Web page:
She says micro-acupuncture can treat macular dystrophy or macular edema, glaucoma, diabetic retinopathy, to name a few. It can’t cure any of these diseases, but can be an effective treatment for most diseases.

Treating the body as a whole

Lin says his eastern medicine approach contrasts to the western counterpart.

“We do not see the eye as a separate organ but rather we treat the body as a whole. We use Chinese herbs, micro current stimulation, electrical stimulation and the micro-acupuncture system to stimulate the optic nerve to deliver more blood flow to the retina and the macula,” he says.

Seeing more clearly

Like Wang, Lin’s patients have their vision tested by their Ophthalmologist or their Optometrist before he starts his treatment. After a series of treatments, Lin re-tests them and checks for measurable improvements in his patients.

Dr. Cheryl Wang, micro-acupuncturist. | Photo courtesy of Dr. Cheryl Wang

“John Hopkins University had done a study on this ophthalmic micro-acupuncture system for patients with retinitis pigmentosa, which is an irreversible degenerative condition, and has shown 50 percent improvement in all the subjects in that study,” he says.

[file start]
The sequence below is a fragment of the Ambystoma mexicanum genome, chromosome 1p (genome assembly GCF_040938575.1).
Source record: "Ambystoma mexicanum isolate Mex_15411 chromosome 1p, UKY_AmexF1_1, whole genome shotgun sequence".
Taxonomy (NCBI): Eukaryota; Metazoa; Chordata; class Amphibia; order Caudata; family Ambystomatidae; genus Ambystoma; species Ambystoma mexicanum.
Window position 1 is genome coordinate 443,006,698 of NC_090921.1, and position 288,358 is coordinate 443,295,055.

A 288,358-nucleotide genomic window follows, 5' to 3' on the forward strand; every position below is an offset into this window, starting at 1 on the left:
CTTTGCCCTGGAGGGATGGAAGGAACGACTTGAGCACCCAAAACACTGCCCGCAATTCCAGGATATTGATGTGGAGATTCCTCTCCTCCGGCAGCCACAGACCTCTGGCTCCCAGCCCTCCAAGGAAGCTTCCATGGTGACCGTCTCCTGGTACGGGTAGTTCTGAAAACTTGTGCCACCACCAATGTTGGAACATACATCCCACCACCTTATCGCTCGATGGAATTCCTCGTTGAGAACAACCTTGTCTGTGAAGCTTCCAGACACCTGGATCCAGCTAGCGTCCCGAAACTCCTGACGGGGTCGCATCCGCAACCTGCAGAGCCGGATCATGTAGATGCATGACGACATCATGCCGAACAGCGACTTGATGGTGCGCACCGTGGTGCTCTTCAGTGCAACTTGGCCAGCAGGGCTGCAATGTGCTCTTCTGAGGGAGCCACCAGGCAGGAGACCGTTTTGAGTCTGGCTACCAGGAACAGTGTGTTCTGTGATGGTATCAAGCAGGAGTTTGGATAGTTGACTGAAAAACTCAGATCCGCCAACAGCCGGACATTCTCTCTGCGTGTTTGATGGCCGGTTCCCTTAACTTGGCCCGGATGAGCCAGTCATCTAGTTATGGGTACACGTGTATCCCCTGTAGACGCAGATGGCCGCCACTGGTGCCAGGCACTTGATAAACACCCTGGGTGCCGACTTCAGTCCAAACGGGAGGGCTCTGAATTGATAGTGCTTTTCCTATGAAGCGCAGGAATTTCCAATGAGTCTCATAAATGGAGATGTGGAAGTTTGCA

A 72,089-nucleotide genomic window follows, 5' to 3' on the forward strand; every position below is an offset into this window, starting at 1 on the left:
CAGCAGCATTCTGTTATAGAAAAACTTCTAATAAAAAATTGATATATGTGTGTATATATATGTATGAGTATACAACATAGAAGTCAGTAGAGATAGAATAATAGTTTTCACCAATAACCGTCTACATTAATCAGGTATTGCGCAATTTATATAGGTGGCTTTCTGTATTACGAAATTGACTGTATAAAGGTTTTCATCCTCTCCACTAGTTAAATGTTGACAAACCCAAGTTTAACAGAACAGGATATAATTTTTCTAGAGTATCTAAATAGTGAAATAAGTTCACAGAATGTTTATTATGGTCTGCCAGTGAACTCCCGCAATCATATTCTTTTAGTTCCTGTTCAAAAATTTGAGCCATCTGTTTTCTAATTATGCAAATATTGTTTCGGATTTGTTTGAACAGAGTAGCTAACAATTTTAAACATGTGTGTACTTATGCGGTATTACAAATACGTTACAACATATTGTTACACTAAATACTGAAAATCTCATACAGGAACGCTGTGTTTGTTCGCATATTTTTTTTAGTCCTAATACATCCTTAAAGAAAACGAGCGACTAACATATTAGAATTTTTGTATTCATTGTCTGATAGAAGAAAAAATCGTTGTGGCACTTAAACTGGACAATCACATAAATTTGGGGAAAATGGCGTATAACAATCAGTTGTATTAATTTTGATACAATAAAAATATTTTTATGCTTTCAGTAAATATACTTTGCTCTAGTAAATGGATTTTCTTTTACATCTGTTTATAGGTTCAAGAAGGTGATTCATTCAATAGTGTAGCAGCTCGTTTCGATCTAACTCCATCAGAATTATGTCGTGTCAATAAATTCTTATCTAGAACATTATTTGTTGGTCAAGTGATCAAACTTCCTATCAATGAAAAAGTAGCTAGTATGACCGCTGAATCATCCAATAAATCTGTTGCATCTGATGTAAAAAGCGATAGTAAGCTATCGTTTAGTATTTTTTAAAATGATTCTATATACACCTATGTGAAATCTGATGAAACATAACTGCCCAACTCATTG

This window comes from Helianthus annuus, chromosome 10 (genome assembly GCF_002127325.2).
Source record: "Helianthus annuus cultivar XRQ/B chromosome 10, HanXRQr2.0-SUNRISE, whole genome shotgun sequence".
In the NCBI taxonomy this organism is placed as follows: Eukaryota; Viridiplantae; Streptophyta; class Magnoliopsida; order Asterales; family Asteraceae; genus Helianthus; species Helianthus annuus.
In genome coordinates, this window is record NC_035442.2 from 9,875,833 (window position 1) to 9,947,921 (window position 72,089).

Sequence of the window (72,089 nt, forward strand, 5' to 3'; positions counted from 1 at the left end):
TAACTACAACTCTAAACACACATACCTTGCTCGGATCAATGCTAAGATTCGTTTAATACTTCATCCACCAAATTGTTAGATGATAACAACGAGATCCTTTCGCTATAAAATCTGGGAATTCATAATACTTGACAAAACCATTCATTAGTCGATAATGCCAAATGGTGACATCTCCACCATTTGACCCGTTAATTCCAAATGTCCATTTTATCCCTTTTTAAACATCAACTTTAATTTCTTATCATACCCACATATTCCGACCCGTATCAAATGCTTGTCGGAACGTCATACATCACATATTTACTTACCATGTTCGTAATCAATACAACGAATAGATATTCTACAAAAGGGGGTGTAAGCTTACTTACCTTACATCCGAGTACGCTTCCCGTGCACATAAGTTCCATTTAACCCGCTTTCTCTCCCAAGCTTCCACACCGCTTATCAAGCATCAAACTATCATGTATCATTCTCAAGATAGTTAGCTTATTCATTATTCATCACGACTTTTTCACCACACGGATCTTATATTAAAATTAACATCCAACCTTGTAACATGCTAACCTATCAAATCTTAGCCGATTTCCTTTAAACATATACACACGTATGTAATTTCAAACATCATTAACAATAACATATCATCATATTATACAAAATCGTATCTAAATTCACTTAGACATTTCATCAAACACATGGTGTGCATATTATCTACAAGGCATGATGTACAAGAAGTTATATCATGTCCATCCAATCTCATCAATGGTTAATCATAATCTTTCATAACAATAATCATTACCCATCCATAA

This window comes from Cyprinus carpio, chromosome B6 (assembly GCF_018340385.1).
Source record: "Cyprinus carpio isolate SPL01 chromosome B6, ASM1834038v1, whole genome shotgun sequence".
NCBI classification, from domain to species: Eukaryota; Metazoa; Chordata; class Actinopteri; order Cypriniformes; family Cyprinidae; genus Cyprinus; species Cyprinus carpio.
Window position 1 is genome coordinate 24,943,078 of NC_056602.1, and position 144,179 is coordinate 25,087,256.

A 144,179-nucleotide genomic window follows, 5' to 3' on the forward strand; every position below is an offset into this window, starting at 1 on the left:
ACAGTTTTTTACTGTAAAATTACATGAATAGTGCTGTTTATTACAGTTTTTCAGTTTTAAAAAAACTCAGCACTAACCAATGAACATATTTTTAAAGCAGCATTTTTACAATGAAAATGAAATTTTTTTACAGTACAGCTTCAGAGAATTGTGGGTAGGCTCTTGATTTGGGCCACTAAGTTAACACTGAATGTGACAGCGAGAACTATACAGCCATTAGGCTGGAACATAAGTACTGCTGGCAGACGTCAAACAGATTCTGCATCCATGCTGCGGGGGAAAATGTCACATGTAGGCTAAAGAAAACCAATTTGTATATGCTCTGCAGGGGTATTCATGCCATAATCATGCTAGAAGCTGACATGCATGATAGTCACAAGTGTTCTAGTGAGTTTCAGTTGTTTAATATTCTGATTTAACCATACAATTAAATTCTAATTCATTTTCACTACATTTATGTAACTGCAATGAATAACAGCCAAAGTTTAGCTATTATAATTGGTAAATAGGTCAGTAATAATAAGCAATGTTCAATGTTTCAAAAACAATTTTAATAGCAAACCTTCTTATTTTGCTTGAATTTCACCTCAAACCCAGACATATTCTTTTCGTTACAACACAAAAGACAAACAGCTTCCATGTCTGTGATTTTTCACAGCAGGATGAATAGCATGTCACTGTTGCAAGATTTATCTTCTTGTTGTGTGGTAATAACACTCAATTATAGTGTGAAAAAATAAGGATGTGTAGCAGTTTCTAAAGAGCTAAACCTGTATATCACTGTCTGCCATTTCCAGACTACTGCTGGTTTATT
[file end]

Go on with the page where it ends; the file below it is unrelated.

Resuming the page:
Wang also noticed patients’ improvement in their vision after she has treated them.

Some of her patients say street lights are no longer distorted, they are able to drive again when their eye doctor said they wouldn’t, there is a reduction or elimination of swelling, no more dry eyes and no more progression since the treatment.

She also recommends her patients see their eye doctors to get tested again after her treatments. Most patients see their eye doctors regularly after their initial diagnosis.

“Most patients do not even know there are alternative treatments out there. Some patients heard about the treatment but their eye doctors would tell them not to ‘waste’ their money because they do not believe there is any alternative treatment that is effective,” she says.

Wang has noticed an increase of patients for her services, in a “a tiny” fraction of people who already have vision diseases.  

Lin has trained with the world’s top eye specialists like Dr. Andy Rosenfarb helping patients with various forms of degenerative eye conditions. He had been in general practice for four years before meeting his mentor Dr. Rosenfarb, a naturopathic doctor and licensed acupuncturist based in New Jersey. Dr. Rosenfarb is the pioneer of Ophthalmic Acupuncture, Lin says.

“It really interested me because he was helping patients with various degenerative eye conditions regain lost vision and preserve it long term. Especially conditions that conventional medicine has very little solution to. I knew right away this was a path I wanted to embark on,” says Lin.

Lin will be speaking at the Vancouver Health Show on Oct. 28 about The Effects of Screen Time & Eye Health. For more information, visit